Merck’s Keytruda (pembrolizumab) has received approval from the US Food and Drug Administration (FDA) to treat patients with recurrent locally advanced or metastatic gastric or gastroesophageal junction (GEJ) adenocarcinoma.
The therapy has been approved to treat GEJ adenocarcinoma patients whose tumours express PD-L1 (Combined Positive Score (CPS) ≥1) as determined by an FDA-approved test, with disease progression on or after two or more prior lines of therapy, including fluoropyrimidine and platinum-containing chemotherapy and if appropriate, HER2 / neu-targeted therapy.
Keytruda is an anti-programmed death receptor-1 (PD-1) therapy that increases the ability of the patient’s immune system to help detect and combat tumour cells.
It is a humanised monoclonal antibody that blocks the interaction between PD-1 and its ligands, PD-L1 and PD-L2, which in turn activates T-lymphocytes that may affect both tumour cells and healthy cells.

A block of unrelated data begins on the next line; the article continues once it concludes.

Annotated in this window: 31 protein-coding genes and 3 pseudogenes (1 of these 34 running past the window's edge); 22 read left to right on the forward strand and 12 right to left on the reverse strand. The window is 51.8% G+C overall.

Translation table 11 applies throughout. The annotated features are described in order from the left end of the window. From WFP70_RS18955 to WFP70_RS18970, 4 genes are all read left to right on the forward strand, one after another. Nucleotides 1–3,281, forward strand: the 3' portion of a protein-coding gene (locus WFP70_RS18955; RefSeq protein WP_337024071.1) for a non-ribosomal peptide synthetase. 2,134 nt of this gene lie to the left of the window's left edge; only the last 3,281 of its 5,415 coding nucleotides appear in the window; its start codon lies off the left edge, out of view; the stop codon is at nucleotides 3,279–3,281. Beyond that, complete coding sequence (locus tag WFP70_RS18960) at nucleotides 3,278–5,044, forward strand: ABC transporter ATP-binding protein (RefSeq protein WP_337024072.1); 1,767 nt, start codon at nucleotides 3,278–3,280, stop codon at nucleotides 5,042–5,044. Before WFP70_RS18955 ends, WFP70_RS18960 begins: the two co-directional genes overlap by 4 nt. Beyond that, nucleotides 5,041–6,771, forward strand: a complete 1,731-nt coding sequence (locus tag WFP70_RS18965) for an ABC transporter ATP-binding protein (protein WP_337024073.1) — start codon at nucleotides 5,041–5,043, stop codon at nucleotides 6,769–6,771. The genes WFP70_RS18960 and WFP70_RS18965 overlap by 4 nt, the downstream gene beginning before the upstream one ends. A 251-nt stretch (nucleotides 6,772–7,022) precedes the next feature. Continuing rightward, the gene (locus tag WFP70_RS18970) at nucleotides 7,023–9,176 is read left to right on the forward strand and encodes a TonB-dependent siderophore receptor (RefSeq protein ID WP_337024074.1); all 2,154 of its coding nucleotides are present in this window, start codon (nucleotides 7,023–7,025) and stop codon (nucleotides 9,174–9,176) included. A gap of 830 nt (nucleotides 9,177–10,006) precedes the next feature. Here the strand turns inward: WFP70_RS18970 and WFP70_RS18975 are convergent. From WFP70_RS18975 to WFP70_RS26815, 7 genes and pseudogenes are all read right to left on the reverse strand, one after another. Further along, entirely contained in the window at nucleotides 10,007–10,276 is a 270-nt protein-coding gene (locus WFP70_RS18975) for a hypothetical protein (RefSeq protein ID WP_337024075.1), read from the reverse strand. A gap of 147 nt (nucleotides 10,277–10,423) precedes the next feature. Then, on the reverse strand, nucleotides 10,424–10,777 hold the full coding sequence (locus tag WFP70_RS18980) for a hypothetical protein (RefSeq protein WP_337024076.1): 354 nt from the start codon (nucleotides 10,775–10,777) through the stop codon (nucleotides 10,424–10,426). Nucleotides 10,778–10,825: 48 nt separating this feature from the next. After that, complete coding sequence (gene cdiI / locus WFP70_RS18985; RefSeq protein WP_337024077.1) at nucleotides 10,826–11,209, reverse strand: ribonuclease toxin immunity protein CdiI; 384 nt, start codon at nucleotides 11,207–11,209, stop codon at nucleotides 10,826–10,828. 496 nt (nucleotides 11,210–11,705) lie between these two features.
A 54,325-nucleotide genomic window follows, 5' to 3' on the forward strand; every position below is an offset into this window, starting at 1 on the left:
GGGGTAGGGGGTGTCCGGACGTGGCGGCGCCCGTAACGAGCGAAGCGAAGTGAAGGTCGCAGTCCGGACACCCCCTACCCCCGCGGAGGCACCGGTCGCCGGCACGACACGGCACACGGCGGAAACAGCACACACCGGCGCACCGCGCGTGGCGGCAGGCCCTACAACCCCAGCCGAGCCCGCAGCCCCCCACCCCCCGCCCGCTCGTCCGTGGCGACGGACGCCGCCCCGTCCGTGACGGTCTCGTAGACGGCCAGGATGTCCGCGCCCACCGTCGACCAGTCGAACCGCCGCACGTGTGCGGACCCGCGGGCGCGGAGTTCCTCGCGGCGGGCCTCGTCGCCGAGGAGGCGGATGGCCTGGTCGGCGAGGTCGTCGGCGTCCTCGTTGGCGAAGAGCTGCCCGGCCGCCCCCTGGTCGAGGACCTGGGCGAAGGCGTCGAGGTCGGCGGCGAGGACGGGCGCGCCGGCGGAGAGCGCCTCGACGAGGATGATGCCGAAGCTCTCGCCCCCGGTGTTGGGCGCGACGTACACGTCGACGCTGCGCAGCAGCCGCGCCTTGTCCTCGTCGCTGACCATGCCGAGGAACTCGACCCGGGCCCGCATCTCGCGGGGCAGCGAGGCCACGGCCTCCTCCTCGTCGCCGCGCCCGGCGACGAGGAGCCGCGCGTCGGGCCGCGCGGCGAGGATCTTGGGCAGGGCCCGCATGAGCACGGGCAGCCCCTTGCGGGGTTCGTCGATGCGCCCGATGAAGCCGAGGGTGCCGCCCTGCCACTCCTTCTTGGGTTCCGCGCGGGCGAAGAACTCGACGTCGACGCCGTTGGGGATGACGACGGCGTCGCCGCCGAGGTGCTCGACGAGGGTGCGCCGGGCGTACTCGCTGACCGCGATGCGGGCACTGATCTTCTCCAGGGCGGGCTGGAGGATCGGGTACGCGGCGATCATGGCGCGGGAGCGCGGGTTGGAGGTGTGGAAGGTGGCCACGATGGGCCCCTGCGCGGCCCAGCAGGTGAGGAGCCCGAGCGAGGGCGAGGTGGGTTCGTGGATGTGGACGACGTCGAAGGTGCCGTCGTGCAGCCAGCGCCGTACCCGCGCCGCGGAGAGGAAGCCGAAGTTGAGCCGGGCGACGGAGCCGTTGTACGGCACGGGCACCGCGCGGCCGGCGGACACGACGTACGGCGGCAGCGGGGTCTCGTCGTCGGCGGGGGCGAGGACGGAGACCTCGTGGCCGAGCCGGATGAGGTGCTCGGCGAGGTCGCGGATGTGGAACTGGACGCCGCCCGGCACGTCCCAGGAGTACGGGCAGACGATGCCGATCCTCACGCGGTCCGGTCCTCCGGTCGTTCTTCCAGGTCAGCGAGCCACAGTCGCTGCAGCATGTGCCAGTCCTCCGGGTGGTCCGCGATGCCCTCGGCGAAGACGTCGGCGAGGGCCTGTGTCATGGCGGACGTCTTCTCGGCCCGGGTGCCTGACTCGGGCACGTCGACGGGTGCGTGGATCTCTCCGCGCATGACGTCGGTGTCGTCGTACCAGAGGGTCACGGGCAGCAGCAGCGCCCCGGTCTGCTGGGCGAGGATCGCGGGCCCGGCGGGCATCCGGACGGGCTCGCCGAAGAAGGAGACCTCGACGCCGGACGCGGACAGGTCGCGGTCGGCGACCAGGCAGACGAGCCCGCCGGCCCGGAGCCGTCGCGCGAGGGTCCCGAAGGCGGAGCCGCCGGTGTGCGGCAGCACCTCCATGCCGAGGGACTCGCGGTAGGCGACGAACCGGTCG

Merck Research Laboratories president Dr Roger M. Perlmutter said: “Keytruda is now the first PD-1 checkpoint inhibitor approved in the US for previously treated advanced gastric or GEJ cancer, helping to address a recognised treatment gap.
“This approval marks another milestone – the tenth new indication for Keytruda in just three years – which further demonstrates both our commitment to patients and the progress we have made in the fight against many cancers.”
The additional FDA approval was based on data obtained from a global, multicentre, non-randomised, open-label, multi-cohort KEYNOTE-059 trial.
The trial involved 259 patients with gastric or GEJ adenocarcinoma who progressed on at least two prior systemic treatments for advanced disease.
Previous treatment of the patients must have included a fluoropyrimidine and platinum doublet or the HER2 / neu-positive patients must have previously been treated with approved HER2 / neu-targeted therapy.
In April last year, the FDA granted breakthrough therapy designation for Keytruda to treat patients with relapsed or refractory classical Hodgkin lymphoma (cHL).
Image: Keytruda. Photo: Copyright © 2009-2016 Merck Sharp & Dohme Corp., a subsidiary of Merck & Co. Ltd, Kenilworth, NJ, US. All rights reserved.